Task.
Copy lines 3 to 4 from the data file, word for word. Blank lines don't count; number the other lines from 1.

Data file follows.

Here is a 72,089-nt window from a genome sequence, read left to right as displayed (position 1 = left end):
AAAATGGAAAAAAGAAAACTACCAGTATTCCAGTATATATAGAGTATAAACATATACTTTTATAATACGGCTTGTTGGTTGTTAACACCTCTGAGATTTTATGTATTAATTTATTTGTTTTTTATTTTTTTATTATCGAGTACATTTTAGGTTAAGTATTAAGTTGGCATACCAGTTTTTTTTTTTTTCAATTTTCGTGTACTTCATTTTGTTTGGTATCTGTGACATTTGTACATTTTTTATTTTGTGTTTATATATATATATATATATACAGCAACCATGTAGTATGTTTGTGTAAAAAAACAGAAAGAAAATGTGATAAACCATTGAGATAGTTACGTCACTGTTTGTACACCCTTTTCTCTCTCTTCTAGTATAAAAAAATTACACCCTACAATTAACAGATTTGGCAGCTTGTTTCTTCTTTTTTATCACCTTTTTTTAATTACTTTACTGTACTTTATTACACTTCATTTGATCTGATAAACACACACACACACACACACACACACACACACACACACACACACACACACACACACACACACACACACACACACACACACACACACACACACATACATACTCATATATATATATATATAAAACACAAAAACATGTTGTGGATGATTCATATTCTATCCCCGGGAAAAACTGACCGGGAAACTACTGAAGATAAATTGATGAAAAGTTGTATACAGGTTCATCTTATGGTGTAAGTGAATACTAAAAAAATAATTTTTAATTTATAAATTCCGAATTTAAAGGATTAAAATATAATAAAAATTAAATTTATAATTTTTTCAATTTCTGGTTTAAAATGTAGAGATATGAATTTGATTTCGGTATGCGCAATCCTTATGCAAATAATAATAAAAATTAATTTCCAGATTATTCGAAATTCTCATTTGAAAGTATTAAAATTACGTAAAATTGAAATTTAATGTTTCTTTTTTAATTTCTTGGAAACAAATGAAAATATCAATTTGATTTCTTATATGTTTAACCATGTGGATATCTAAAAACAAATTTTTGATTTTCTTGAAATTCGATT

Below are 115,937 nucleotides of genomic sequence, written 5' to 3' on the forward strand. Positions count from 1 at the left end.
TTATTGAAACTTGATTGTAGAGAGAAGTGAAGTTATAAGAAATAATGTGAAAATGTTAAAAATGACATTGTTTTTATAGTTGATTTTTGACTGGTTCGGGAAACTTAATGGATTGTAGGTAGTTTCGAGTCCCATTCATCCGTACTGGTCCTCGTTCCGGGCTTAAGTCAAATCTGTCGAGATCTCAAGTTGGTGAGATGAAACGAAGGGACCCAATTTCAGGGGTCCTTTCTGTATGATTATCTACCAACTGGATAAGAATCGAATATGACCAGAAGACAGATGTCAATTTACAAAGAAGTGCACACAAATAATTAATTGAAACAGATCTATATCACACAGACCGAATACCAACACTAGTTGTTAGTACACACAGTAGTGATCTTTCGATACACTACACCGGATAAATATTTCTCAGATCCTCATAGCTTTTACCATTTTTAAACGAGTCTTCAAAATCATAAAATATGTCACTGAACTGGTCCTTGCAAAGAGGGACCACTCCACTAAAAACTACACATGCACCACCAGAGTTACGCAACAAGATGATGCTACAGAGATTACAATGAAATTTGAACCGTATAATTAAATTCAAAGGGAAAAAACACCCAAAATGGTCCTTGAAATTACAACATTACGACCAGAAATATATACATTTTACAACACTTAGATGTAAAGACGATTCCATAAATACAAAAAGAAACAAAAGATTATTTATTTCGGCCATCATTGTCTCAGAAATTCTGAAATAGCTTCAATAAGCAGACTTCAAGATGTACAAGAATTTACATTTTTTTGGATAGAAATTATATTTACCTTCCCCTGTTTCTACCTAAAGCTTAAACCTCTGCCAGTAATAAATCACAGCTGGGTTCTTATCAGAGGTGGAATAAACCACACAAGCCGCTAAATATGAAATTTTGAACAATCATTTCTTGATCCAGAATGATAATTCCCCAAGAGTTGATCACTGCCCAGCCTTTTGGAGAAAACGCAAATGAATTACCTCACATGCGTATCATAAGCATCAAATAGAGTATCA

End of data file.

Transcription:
Below are 115,937 nucleotides of genomic sequence, written 5' to 3' on the forward strand. Positions count from 1 at the left end.
TTATTGAAACTTGATTGTAGAGAGAAGTGAAGTTATAAGAAATAATGTGAAAATGTTAAAAATGACATTGTTTTTATAGTTGATTTTTGACTGGTTCGGGAAACTTAATGGATTGTAGGTAGTTTCGAGTCCCATTCATCCGTACTGGTCCTCGTTCCGGGCTTAAGTCAAATCTGTCGAGATCTCAAGTTGGTGAGATGAAACGAAGGGACCCAATTTCAGGGGTCCTTTCTGTATGATTATCTACCAACTGGATAAGAATCGAATATGACCAGAAGACAGATGTCAATTTACAAAGAAGTGCACACAAATAATTAATTGAAACAGATCTATATCACACAGACCGAATACCAACACTAGTTGTTAGTACACACAGTAGTGATCTTTCGATACACTACACCGGATAAATATTTCTCAGATCCTCATAGCTTTTACCATTTTTAAACGAGTCTTCAAAATCATAAAATATGTCACTGAACTGGTCCTTGCAAAGAGGGACCACTCCACTAAAAACTACACATGCACCACCAGAGTTACGCAACAAGATGATGCTACAGAGATTACAATGAAATTTGAACCGTATAATTAAATTCAAAGGGAAAAAACACCCAAAATGGTCCTTGAAATTACAACATTACGACCAGAAATATATACATTTTACAACACTTAGATGTAAAGACGATTCCATAAATACAAAAAGAAACAAAAGATTATTTATTTCGGCCATCATTGTCTCAGAAATTCTGAAATAGCTTCAATAAGCAGACTTCAAGATGTACAAGAATTTACATTTTTTTGGATAGAAATTATATTTACCTTCCCCTGTTTCTACCTAAAGCTTAAACCTCTGCCAGTAATAAATCACAGCTGGGTTCTTATCAGAGGTGGAATAAACCACACAAGCCGCTAAATATGAAATTTTGAACAATCATTTCTTGATCCAGAATGATAATTCCCCAAGAGTTGATCACTGCCCAGCCTTTTGGAGAAAACGCAAATGAATTACCTCACATGCGTATCATAAGCATCAAATAGAGTATCA